A Revocable Living Trust is an excellent estate planning tool for those who want to avoid probate and keep their estate private. Did you know, however, that your Living Trust is not safe from creditors, divorcing spouses and negligence lawsuits?
When you create a Revocable Living Trust, you will remain as the Trustee and Beneficiary until you pass away or suffer a mental disability. If you become disabled, your successor trustee will step-up, while you remain simply as the beneficiary. While you are alive, you will have complete control and benefit of your assets. For this reason, these assets are considered part of your personal estate and can be available to satisfy a judgment creditor.
Another reason your Living Trust is susceptible to creditors, lawsuit plaintiffs and divorcing spouses, is that you can remove property from your Trust at any time. Throughout your life you will fund property into your Living Trust, and also remove it as you please. Because your Trust is revocable and you can remove assets, a judgment creditor could force you to remove an asset to settle your debt.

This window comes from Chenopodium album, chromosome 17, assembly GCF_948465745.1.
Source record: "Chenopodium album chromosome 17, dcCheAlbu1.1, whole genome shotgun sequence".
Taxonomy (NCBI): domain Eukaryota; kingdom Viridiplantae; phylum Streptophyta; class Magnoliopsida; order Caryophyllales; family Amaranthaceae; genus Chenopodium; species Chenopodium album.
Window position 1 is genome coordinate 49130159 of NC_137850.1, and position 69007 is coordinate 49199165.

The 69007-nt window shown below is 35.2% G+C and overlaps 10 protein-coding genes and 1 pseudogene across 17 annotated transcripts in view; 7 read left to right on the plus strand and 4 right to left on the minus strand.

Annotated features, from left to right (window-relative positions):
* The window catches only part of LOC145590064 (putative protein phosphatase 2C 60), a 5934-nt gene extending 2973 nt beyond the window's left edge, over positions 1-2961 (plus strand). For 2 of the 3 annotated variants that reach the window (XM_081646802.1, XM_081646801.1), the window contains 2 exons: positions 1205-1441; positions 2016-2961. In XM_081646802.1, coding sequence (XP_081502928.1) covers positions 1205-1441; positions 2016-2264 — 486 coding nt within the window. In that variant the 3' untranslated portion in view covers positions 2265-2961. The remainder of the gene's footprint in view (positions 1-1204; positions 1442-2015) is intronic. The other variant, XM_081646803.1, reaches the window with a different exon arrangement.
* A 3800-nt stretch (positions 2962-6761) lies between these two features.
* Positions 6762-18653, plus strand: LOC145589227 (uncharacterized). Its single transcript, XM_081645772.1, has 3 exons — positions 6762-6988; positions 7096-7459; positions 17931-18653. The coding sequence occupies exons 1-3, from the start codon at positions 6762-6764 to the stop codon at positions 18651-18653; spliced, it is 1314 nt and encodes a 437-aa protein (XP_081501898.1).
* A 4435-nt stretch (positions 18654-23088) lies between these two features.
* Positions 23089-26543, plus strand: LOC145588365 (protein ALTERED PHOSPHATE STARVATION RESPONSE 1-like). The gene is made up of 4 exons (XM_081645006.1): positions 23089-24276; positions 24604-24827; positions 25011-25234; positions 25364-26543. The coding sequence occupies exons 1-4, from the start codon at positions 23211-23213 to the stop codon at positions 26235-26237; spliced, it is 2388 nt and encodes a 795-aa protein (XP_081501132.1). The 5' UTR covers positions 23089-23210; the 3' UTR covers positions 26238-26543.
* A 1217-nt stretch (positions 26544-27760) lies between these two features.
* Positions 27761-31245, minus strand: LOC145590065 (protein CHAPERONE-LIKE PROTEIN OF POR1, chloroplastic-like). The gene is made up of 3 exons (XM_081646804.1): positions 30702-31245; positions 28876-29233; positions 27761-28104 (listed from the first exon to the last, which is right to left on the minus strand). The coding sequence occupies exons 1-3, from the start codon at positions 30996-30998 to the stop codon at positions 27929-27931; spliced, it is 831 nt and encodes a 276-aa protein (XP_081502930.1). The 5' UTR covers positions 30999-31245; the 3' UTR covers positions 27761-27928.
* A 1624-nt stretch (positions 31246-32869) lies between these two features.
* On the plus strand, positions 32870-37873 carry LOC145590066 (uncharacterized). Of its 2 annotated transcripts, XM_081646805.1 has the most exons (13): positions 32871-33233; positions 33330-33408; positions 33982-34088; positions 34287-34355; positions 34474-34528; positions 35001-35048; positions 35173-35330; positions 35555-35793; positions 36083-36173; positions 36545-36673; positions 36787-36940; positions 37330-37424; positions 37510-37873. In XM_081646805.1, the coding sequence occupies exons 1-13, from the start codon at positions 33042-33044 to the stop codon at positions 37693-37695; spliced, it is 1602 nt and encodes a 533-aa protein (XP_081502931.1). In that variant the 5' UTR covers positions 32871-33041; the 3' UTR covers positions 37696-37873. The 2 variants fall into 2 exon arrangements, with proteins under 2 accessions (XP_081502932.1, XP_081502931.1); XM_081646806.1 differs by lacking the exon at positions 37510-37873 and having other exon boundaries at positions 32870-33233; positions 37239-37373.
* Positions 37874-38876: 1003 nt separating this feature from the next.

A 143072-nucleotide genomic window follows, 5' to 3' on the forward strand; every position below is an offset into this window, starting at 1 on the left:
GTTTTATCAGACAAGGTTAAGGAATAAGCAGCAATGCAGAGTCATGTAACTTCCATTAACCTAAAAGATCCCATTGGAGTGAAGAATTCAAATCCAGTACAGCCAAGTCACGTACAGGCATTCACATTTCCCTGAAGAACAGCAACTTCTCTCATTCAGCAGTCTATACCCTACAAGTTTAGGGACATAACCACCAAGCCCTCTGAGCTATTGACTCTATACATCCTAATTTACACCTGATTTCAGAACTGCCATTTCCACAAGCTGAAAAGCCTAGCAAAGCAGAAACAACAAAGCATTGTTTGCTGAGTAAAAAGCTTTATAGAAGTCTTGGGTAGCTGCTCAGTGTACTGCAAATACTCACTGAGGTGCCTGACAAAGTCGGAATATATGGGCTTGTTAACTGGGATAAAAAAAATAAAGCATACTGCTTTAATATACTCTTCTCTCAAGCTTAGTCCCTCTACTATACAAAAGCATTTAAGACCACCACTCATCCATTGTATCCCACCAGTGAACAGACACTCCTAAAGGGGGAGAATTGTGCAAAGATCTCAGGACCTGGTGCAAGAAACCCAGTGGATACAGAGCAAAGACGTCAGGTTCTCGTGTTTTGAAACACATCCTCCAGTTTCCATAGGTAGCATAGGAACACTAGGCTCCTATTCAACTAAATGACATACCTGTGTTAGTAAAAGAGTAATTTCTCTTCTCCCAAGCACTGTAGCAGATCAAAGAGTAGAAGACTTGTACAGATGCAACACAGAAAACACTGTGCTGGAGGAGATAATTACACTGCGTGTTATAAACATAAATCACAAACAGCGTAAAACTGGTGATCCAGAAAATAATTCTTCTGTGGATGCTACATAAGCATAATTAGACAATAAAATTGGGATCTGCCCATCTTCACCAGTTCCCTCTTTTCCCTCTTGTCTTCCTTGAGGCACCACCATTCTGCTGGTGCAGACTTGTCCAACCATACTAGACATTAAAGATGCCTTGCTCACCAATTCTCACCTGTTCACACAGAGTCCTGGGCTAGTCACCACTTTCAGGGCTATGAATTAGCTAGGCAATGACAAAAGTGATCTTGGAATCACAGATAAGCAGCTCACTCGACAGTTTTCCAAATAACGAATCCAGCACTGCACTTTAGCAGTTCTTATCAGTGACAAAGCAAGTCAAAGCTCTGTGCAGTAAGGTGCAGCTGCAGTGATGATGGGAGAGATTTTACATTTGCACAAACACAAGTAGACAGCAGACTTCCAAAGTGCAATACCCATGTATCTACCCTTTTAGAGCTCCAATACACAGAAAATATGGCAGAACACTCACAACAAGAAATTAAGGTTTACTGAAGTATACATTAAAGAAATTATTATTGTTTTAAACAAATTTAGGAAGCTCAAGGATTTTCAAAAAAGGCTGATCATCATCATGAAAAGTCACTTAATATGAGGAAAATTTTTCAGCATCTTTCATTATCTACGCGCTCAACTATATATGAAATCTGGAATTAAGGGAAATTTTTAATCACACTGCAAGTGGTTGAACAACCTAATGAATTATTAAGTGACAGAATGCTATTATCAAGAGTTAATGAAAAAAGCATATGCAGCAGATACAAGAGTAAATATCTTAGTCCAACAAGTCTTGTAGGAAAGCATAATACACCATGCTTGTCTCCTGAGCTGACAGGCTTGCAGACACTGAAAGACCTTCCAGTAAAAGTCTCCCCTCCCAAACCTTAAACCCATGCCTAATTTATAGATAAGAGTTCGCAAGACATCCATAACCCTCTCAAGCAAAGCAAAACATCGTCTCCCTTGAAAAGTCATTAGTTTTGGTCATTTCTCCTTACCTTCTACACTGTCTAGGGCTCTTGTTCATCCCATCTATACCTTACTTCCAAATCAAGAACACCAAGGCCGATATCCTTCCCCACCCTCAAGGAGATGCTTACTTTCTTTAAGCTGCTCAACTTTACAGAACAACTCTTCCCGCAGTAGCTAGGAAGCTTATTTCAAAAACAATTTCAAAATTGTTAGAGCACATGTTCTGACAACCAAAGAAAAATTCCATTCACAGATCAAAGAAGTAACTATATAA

What To Do
Asset protection is important for you, your spouse and your children. If you have a Revocable Living Trust, you should consider additional planning methods to protect your property and your children’s inheritance. Asset protection is more complex than the basic creation of a Will or Living Trust. Your attorney will work with you to determine your lifetime financial goals and what you will need to leave out of protection for use during your retirement years.
Some asset protection methods include special retirement accounts trusts, Family Limited Liability Companies and Irrevocable Trusts for the benefit of your heirs. Keep in mind, once you place assets in an Irrevocable Trust, the trust cannot be amended or revoked.